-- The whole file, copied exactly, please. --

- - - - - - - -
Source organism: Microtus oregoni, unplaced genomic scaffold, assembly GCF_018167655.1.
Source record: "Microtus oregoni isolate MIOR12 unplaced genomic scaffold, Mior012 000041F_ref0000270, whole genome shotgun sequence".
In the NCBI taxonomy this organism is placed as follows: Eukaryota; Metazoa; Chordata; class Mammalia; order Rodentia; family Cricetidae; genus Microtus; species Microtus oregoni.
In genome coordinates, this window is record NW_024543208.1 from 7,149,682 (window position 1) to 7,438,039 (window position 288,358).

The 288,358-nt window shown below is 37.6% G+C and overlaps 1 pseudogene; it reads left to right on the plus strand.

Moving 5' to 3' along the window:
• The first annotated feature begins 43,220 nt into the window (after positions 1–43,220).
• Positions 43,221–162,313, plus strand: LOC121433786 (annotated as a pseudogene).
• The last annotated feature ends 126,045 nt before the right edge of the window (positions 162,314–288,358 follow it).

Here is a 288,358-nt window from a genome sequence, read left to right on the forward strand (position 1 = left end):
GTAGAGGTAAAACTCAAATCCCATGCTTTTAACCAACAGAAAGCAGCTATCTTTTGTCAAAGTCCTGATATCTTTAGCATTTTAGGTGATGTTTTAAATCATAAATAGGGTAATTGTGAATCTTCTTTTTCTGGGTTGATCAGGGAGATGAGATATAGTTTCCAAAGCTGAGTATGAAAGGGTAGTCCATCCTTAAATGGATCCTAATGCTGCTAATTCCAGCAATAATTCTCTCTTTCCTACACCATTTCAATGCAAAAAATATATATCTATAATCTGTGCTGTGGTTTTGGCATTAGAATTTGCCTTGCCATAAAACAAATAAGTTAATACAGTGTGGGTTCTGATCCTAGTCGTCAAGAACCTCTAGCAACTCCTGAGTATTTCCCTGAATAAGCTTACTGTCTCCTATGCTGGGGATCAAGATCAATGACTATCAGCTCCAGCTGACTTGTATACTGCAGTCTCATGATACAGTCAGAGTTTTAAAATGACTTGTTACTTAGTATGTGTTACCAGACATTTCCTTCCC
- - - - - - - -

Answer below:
Source organism: Microtus oregoni, unplaced genomic scaffold, assembly GCF_018167655.1.
Source record: "Microtus oregoni isolate MIOR12 unplaced genomic scaffold, Mior012 000041F_ref0000270, whole genome shotgun sequence".
In the NCBI taxonomy this organism is placed as follows: Eukaryota; Metazoa; Chordata; class Mammalia; order Rodentia; family Cricetidae; genus Microtus; species Microtus oregoni.
In genome coordinates, this window is record NW_024543208.1 from 7,149,682 (window position 1) to 7,438,039 (window position 288,358).

The 288,358-nt window shown below is 37.6% G+C and overlaps 1 pseudogene; it reads left to right on the plus strand.

Moving 5' to 3' along the window:
• The first annotated feature begins 43,220 nt into the window (after positions 1–43,220).
• Positions 43,221–162,313, plus strand: LOC121433786 (annotated as a pseudogene).
• The last annotated feature ends 126,045 nt before the right edge of the window (positions 162,314–288,358 follow it).

Here is a 288,358-nt window from a genome sequence, read left to right on the forward strand (position 1 = left end):
GTAGAGGTAAAACTCAAATCCCATGCTTTTAACCAACAGAAAGCAGCTATCTTTTGTCAAAGTCCTGATATCTTTAGCATTTTAGGTGATGTTTTAAATCATAAATAGGGTAATTGTGAATCTTCTTTTTCTGGGTTGATCAGGGAGATGAGATATAGTTTCCAAAGCTGAGTATGAAAGGGTAGTCCATCCTTAAATGGATCCTAATGCTGCTAATTCCAGCAATAATTCTCTCTTTCCTACACCATTTCAATGCAAAAAATATATATCTATAATCTGTGCTGTGGTTTTGGCATTAGAATTTGCCTTGCCATAAAACAAATAAGTTAATACAGTGTGGGTTCTGATCCTAGTCGTCAAGAACCTCTAGCAACTCCTGAGTATTTCCCTGAATAAGCTTACTGTCTCCTATGCTGGGGATCAAGATCAATGACTATCAGCTCCAGCTGACTTGTATACTGCAGTCTCATGATACAGTCAGAGTTTTAAAATGACTTGTTACTTAGTATGTGTTACCAGACATTTCCTTCCC